by Tom Gaylord
Writing as B.B. Pelletier
This report covers:
- First group of Baracuda Match
- Different holds
- Second target
- Hatsan Vortex pellets
- It’s accurate
- Two other airguns
Today I test the Hatsan Speedfire Vortex repeater scoped at 25 yards. In the last part we learned that H&N Baracuda Match with 5.53mm heads were the best pellet for this rifle, so they are the ones I will test with today.
The first job was to scope the rifle. It comes with a Picatinney rail on the spring tube so scoping should be fast and easy. The first scope I selected was the Bug Buster 3-12X32 with UTG 80mm Sidewheel add-on that I recently used in the test of the Daisy Buck BB gun. The scope was still mounted in its UTG rings that come with it, so all I had to do was remove them from the BB gun and install them on the SpeedFire. Unfortunately, the scope base is too far forward on the spring tube for the Bug Buster to work, and the scope tubes are so short that there is almost no lateral adjustment. This can happen with a Bug Buster, so I switched to a larger scope — the Aeon 8-32X50 AO that was already mounted in offset P.O.I. rings from UTG. Despite its high magnification this is still not a large scope and and it doesn’t overpower the SpeedFire.
Sight-in was easy and quick because the scope was almost perfectly aligned. Once I was satisfied I backed up to 25 yards and began shooting groups. I shot and shot and shot — 80 shots in all, trying to discover the best hold for the SpeedFire. This workout taught me two important things —
First: The Hatsan SpeedFire is very accurate.
Second: The SpeedFire is extremely sensitive to how it’s held.
First group of Baracuda Match
The first group is representative of what happened throughout the test. Nine shots are in a decent 0.778-inches at 25 yards and one lone shot opens the group to 1.931-inches
I tried every variation of artillery hold I could think of. With many of them I got a distribution that was really two groups. Either one of them would be a group to be proud of, which is why I tell you that the SpeedFire is accurate. But together the groups don’t compliment one another. This can happen with a rifle that is hold-sensitive.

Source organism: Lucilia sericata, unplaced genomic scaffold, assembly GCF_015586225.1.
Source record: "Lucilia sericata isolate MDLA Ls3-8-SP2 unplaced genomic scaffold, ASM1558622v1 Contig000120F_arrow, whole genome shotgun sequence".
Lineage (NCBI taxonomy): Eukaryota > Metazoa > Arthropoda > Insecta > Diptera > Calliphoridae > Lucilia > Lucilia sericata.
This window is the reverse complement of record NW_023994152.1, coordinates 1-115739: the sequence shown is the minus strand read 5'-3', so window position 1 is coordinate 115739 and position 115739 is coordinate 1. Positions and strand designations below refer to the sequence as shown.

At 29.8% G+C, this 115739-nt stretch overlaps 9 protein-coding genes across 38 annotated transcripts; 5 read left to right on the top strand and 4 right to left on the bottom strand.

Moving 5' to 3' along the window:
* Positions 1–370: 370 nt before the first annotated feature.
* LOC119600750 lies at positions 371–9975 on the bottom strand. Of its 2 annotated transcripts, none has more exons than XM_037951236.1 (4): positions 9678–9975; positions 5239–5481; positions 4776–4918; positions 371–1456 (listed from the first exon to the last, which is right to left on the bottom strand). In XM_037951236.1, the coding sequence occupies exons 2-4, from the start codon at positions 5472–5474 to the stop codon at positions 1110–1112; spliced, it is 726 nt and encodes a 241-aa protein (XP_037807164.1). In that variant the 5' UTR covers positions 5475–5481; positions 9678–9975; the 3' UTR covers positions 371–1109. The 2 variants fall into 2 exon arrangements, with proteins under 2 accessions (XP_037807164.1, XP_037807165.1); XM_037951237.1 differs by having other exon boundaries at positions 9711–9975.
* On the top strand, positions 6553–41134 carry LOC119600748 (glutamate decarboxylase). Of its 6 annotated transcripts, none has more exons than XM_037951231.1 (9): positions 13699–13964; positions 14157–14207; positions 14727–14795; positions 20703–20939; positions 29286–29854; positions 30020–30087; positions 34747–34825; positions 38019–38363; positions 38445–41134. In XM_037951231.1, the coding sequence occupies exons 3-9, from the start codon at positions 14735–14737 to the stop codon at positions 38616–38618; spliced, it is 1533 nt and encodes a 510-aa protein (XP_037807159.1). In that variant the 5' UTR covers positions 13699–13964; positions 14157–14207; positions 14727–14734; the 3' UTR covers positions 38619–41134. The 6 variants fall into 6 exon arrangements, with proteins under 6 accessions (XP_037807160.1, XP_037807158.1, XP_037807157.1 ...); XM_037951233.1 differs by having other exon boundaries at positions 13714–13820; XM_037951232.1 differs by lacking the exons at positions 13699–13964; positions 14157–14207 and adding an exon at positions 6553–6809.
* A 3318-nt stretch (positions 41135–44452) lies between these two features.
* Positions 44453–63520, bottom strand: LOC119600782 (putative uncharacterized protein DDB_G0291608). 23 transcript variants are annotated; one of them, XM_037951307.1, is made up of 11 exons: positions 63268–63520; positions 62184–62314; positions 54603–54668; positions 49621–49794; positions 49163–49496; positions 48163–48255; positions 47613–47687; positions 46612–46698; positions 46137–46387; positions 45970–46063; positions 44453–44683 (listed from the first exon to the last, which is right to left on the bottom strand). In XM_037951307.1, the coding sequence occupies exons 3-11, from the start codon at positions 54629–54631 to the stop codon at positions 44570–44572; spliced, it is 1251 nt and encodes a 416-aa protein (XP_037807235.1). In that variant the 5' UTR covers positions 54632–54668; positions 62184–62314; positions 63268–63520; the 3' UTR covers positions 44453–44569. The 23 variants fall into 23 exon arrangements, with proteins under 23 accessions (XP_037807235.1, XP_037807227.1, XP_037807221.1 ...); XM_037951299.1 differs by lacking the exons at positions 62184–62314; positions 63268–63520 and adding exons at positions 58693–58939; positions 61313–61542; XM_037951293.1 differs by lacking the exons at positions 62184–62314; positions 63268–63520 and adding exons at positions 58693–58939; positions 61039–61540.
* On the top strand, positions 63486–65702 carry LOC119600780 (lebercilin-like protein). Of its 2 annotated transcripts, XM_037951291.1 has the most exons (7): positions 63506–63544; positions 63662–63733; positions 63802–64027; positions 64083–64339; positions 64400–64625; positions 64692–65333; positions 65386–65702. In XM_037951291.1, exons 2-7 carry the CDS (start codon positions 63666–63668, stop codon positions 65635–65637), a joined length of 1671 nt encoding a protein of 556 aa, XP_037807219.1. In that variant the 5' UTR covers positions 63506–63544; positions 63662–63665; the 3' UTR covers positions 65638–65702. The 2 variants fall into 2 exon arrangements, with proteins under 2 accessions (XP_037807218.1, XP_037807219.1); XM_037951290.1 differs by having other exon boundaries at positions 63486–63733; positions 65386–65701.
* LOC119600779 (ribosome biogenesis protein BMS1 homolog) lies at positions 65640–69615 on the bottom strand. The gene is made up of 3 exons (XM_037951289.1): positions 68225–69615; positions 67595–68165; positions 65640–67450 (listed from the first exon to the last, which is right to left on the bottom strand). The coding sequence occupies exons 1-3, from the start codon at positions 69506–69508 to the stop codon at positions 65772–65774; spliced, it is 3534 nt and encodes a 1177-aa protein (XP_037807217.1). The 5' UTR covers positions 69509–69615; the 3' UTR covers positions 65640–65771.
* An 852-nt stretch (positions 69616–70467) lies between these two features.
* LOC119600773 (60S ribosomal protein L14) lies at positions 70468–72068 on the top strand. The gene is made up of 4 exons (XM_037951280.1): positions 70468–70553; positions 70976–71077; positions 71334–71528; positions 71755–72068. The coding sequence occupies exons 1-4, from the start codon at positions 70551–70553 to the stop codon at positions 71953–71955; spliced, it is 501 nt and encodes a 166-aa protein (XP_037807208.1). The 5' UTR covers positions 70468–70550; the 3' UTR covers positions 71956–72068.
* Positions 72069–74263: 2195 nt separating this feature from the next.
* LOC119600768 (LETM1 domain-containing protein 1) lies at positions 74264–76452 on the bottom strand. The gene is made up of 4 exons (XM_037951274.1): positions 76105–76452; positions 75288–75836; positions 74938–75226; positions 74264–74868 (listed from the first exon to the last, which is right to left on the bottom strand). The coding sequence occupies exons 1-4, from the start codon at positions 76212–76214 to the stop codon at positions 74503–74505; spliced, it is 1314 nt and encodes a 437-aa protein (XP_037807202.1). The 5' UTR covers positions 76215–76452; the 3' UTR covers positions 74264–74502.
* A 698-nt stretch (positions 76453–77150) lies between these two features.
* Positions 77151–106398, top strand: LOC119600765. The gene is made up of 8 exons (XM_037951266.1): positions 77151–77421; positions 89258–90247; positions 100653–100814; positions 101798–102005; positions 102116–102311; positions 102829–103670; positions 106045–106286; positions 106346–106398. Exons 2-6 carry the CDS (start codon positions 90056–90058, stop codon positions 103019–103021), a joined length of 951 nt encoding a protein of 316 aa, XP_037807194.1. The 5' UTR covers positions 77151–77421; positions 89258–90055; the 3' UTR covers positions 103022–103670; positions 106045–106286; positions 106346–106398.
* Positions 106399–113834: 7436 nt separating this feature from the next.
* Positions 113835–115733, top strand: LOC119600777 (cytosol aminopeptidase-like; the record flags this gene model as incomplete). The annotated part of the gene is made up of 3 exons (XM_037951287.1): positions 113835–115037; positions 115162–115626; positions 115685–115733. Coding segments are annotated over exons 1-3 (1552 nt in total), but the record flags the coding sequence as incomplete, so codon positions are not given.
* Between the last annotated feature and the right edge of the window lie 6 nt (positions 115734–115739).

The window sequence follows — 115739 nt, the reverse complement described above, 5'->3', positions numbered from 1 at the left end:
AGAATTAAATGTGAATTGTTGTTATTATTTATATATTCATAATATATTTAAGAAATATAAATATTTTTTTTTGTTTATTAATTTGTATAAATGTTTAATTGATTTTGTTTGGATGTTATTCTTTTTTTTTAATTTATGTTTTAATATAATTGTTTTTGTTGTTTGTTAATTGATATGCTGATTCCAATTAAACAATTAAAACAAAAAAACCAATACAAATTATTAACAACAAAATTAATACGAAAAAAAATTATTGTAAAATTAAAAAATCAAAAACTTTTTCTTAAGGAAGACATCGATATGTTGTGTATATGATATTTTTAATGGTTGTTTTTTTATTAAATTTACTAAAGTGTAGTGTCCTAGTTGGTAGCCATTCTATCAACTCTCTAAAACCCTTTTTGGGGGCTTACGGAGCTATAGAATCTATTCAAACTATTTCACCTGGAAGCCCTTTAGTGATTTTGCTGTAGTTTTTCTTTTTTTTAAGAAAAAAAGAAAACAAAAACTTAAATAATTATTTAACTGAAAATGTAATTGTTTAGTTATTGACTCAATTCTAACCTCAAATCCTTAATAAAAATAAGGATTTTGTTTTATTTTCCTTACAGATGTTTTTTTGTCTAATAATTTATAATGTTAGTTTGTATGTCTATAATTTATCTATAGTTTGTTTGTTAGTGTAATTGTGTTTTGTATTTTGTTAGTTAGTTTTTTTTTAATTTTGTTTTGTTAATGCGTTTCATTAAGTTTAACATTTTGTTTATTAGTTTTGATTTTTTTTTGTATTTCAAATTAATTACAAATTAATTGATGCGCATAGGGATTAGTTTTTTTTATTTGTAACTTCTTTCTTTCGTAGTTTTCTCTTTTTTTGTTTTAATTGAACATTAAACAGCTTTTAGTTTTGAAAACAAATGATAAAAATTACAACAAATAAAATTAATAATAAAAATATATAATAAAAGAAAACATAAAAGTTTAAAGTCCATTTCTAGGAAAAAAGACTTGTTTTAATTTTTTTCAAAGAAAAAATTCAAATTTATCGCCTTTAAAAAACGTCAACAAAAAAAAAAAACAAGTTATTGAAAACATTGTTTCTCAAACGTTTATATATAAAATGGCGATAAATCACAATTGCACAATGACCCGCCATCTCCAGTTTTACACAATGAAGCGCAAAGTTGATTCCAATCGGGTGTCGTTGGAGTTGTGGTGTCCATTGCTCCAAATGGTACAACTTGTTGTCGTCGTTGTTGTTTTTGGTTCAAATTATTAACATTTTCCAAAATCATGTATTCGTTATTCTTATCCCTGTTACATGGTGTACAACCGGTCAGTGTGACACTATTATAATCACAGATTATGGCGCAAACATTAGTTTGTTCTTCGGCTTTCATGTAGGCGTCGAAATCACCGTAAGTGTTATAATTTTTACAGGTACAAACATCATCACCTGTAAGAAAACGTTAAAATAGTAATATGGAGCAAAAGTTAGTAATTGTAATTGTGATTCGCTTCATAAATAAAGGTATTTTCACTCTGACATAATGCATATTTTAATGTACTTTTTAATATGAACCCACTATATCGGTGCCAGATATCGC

I also tried holding the rifle in a firm “deer hunter” hold, but that threw pellets all over the place. The artillery hold or something very much like it is how the rifle wants to be held.
Let me show you a very promising group that ended up disappointing me. It came right after the group shown above. I had adjusted the scope top the left and shot the following.
The first round hit high and right. Then the scope reticle moved to where it was adjusted and shots 2 through 9 are in the middle. I was prepared to give a lecture on scope stiction after adjusting, and would have if the next 9 shots had all been together.
That 8-shot group measures 0.542-inches between centers and I believe is representative of what the Speedfire can really do at 25 yards with the right pellet. But on the final shot the right front of the firearm touched the long sandbag, resulting in the shot going wide to the left. That shot opened the group up to 2.343-inches — hardly worth touting! But the thing is, I know what caused the shots to go awry! The first was from scope stiction after adjustment and the second was from the forearm touching the sandbag.
Now let me show you the entire first target. I shot 60 shots at this target and tried more than a dozen different holds and nothing seemed to work. But during all of that I became convinced that if this was my only air rifle and I shot it hundreds of more times I would eventually discover exactly how it wants to be held. After that I would be a force to be reckoned with!
I replaced the first target with a second one and fired a final group of Baracuda Match. What I managed to do was confirm that resting the rifle on the off hand back by the triggerguard is the best shooting position I have discovered thus far.
Hatsan Vortex pellets
Then I shot a group of Hatsan Vortex pellets, thinking they might just do better. Well, they didn’t. Ten pellets went into an open group that measures 1.645-inches between centers. Given what the Baracuda Match pellets can do, that isn’t very tight.
At this point I was getting tired. I didn’t think I could shoot accurately any longer. In all I put 80 rounds downrange. The SpeedFire was easy to cock and its magazine was easy to load. It was a delight to shoot a breakbarrel springer so fast (just break the barrel, return it to the closed position and shoot.
Despite my failure to shoot a decent 10-shot group at 25 yards I still believe that the SpeedFire is an accurate air rifle. You have to remember that this is a repeater and you may have to give up some accuracy to get the reliable feeding. Some of my groups are about the size other air rifles give — especially in this price category.
If I had more time with the rifle I’m sure I would discover how to make it perform on every shot. I don’t have the time but you do, so I am recommending this rifle to those who want a repeating springer. That includes reader Polank who asked for the test and my brother-in-law Bob, who has been privately messaging me about the gun.
Other repeating springers
There are other airguns to compare the SpeedFire to — the Umarex Synergis underlever that isn’t out yet and the Gamo Swarm Fusion 10X gen 2 and the Benjamin Mag-Fire breakbarrels that are both now out. I guess my work is cut out for me.
I think the SpeedFire is a good rifle, but it will take some learning and getting used to. It’s not a natural shooter like some other spring guns. I guess if you want a repeater that’s something you will have to tolerate. This is my final look at this rifle.